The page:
ISTP Cool onlookers -- quiet, reserved, and analytical. Usually interested in impersonal principles, how and why mechanical things work. Flashes of original humor.

ESTP Matter-of-fact, do not worry or hurry, enjoy whatever comes along. May be a bit blunt or insensitive. Best with real things that can be taken apart or put together.

ESTJ Practical, realistic, matter-of-fact, with a natural head for business or mechanics. Not interested in subjects they see no use for. Like to organize and run activities.

ISFJ Quiet, friendly, responsible, and conscientious. Work devotedly to meet their obligations. Thorough, painstaking, accurate. Loyal, considerate.

ISFP Retiring, quietly friendly, sensitive, kind, modest about their abilities. Shun disagreements. Loyal followers. Often relaxed about getting things done.

ESFP Outgoing, easygoing, accepting, friendly, make things more fun for others by their enjoyment. Like sports and making things. Find remembering facts easier than mastering theories.

ESFJ Warm-hearted, talkative, popular, conscientious, born cooperators. Need harmony. Work best with encouragement. Little interest in abstract thinking or technical subjects.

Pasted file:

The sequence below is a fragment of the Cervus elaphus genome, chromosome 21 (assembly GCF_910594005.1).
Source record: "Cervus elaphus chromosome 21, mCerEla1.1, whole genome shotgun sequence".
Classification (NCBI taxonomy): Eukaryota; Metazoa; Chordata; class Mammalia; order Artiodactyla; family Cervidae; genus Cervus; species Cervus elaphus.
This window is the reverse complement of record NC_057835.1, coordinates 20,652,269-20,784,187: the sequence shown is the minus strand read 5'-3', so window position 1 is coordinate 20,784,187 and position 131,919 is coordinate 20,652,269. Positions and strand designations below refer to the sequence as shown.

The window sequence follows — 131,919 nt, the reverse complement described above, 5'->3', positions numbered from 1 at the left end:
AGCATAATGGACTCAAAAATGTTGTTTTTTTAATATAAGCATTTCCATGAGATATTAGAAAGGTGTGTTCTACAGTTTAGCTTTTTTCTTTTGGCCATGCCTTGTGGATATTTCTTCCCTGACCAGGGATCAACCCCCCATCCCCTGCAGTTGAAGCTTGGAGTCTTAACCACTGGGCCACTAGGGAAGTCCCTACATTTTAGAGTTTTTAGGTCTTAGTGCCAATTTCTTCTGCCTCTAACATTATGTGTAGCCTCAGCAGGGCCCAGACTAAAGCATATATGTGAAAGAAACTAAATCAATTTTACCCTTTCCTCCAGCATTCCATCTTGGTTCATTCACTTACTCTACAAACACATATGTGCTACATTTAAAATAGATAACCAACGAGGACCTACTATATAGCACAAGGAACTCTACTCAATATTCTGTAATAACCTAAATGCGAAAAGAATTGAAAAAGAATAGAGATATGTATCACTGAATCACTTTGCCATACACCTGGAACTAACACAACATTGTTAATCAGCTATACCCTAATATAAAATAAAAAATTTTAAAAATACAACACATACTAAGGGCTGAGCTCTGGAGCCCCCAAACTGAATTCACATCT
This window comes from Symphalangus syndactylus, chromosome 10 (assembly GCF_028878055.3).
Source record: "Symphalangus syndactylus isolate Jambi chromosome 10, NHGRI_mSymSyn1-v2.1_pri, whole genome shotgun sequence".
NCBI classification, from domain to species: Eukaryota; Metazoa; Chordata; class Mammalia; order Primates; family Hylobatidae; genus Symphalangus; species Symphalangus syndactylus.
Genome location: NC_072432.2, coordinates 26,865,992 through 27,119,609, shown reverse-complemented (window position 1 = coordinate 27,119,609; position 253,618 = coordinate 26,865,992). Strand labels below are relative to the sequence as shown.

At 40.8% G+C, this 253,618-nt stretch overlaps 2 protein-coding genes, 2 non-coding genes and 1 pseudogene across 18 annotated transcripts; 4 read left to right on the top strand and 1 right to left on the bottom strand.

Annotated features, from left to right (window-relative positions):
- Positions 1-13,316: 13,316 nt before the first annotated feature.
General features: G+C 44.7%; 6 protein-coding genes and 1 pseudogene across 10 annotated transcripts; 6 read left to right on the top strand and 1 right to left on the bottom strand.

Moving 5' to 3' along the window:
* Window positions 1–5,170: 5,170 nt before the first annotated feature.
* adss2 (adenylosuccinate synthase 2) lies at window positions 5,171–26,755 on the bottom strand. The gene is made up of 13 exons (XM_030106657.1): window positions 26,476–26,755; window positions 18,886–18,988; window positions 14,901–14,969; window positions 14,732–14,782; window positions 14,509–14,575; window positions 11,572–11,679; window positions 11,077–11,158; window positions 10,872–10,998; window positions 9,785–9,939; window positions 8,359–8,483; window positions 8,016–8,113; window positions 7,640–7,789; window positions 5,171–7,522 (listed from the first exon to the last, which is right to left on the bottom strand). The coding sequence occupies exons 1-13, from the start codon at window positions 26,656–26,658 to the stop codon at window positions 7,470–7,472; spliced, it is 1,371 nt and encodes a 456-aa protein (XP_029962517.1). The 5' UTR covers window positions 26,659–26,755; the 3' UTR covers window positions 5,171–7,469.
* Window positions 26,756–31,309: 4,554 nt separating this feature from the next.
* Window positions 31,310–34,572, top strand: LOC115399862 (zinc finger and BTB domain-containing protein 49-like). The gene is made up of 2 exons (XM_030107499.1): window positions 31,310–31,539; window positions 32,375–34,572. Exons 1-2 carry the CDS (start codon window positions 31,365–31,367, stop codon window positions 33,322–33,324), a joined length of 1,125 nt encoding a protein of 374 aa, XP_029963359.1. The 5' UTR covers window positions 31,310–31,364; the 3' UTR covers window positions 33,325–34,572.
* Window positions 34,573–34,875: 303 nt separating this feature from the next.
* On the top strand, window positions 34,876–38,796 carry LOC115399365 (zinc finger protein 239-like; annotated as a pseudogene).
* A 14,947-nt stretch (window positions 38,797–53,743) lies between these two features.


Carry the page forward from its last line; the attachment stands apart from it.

INFJ Succeed by perseverance, originality, and desire to do whatever is needed or wanted. Quietly forceful, conscientious, concerned for others. Respected for their firm principles.

INFP Care about learning, ideas, language, and independent projects of their own. Tend to undertake too much, then some how get it done. Friendly, but often too absorbed.

ENFP Warmly enthusiastic, high-spirited, ingenious, imaginative. Able to do almost anything that interests them. Quick with a solution and to help with a problem.

ENFJ Responsive and responsible. Generally feel real concern for what others think or want. Sociable, popular. Sensitive to praise and criticism.

INTJ Usually have original minds and great drive for their own ideas and purposes. Skeptical, critical, independent, determined, often stubborn.

INTP Quiet, reserved, impersonal. Enjoy theoretical or scientific subjects. Usually interested mainly in ideas, little liking for parties or small talk. Sharply defined interests.

ENTP Quick, ingenious, good at many things. May argue either side of a question for fun. Resourceful in solving challenging problems, but may neglect routine assignments.

ENTJ Hearty, frank, decisive, leaders. Usually good in anything that requires reasoning and intelligent talk. May sometimes be more positive than their experience in an area warrants.